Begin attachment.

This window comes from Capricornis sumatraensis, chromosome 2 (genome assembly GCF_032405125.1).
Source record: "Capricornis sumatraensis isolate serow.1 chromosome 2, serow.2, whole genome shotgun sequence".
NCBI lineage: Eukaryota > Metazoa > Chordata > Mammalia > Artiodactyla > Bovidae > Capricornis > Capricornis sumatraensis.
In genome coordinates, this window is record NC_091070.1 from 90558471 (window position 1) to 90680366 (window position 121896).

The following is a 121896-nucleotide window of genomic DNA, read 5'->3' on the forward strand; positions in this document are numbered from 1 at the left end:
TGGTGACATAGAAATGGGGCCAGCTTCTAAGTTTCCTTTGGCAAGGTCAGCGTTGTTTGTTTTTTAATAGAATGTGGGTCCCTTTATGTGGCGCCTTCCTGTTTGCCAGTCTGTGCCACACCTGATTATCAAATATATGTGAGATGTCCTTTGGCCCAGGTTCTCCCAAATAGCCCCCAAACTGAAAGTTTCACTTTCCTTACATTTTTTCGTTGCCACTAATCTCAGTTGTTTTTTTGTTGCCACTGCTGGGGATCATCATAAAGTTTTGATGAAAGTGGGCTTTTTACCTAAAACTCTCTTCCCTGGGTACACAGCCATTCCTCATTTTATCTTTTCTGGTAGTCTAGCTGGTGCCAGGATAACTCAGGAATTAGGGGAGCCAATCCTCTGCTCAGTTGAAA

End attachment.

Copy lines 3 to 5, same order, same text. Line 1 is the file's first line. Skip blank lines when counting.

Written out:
NCBI lineage: Eukaryota > Metazoa > Chordata > Mammalia > Artiodactyla > Bovidae > Capricornis > Capricornis sumatraensis.
In genome coordinates, this window is record NC_091070.1 from 90558471 (window position 1) to 90680366 (window position 121896).

The following is a 121896-nucleotide window of genomic DNA, read 5'->3' on the forward strand; positions in this document are numbered from 1 at the left end: